Recreational Marijuana Sales in Arizona hit Record numbers for 2021

$239 million. That’s how much recreational marijuana legalization in Arizona has led to the state collecting in tax revenue in 2021 in combination with existing medical marijuana proceeds.

That tax money saw a whopping $50 million added to the general fund and was the result of a record $1.23 billion in legal cannabis sales.

That’s a big win not just for the companies and individuals involved in newly legal enterprises but also the state as a whole.

Because the money Arizona marijuana tax raises is going to go to where it’s needed most.

Building on the success of medical marijuana legalization

After almost exactly ten years of legalized marijuana use in Arizona (the market for medical use of cannabis opened on December 6, 2012), Arizonans could vote in new recreational legalization with some solid data on their side.

On the business side of the equation, this involved tracking the money made by the medical marijuana industry in Arizona since its launch. As the industry generated some $40 million in sales in its first year alone, this was a pretty healthy trend to want to expand on.

Yet it took several bites of the cherry for Arizonans to vote decisively in favor of the measure. As soon as they did so though, sales proved that there was a huge latent demand waiting for this measure to be passed.

Recreational adult-use cannabis takes off

On January 22, 2021, recreational marijuana in Arizona became legal. Everyone from medical patients to casual users could try out everything from a hundred different strains of cannabis to new ways of consuming them like THC disposable vape pens.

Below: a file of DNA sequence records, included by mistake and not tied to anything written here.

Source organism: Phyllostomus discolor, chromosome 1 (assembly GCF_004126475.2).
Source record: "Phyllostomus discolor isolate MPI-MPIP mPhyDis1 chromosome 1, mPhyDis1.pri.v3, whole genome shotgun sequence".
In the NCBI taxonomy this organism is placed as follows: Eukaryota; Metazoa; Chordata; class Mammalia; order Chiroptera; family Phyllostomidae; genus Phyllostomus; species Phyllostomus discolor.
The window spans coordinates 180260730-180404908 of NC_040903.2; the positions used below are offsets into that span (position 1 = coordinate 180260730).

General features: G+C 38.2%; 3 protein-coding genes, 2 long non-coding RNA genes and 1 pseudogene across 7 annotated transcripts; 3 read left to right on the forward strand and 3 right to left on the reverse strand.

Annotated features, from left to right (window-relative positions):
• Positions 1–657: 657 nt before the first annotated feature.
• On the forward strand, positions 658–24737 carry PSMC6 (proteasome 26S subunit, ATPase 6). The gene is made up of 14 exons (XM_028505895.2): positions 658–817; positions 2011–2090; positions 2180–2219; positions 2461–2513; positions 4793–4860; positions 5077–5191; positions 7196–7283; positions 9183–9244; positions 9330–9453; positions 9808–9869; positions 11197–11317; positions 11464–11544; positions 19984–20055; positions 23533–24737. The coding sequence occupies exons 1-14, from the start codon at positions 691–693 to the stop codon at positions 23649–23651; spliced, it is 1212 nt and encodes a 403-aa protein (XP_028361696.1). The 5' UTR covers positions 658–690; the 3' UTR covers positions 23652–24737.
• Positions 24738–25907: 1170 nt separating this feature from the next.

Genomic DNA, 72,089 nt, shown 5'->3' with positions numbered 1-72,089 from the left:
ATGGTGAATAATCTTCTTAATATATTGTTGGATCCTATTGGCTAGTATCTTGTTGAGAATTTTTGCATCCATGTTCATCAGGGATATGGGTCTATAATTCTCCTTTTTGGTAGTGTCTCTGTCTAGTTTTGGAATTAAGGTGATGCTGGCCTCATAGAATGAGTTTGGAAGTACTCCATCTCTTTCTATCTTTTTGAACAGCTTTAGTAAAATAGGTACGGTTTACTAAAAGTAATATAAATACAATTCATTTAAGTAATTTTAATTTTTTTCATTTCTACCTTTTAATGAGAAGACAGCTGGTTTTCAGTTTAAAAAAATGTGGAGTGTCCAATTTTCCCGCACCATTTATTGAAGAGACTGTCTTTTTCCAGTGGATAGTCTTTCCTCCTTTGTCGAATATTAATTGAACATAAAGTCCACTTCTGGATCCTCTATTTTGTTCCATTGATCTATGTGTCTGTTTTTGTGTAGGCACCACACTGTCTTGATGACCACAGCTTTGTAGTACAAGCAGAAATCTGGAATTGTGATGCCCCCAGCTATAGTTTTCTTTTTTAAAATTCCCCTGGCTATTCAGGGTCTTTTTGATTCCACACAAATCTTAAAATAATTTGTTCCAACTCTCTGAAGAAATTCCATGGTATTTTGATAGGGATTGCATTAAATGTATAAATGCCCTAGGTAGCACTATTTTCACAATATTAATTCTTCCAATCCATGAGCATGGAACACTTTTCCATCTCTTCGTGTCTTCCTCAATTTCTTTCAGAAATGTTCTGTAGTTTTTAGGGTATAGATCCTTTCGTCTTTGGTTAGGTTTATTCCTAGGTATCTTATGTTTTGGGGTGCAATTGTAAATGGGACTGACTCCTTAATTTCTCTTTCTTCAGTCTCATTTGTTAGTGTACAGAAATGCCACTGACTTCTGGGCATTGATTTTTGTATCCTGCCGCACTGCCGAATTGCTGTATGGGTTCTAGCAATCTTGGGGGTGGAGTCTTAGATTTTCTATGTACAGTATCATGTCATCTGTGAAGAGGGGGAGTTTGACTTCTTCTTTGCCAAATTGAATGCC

Of the initial number of 130 available licenses, 73 were approved by the Arizona Department of Health Services (ADHS) – the organization in charge of administering the new laws.

These businesses were then able to open their doors. And almost the instant they did so, Arizonans started flooding in.


Record sales from the start

Within ten days of the laws being changed, licensed dispensaries recorded nearly $3 million in sales.

But this has proved to be – comparatively speaking – a slow month for sales of recreational marijuana in Arizona. Since then, experts have opined that the industry has only just really – at the end of the first quarter of 2022 – started to reach its full stride.

In the first year since legalization, the more than $1.2 billion in sales has vastly outstripped the initial projections of Proposition 207. Even by comparison to other, more well-established markets in other states, the sales numbers in Arizona are truly record-breaking.

This leaves many forecasters excited by the future potential.

Where does Arizona cannabis tax revenue go?

Some of the biggest beneficiaries of the tax revenue raised by legalized marijuana sales in Arizona have been:

  • The general fund – the state’s big pool of tax income has received over $50 million from Arizona’s decision to legalize weed in 2021.
  • Health and education programs – the special fund for public health and safety programs and community colleges received around $105 million from the first year’s legal cannabis taxation.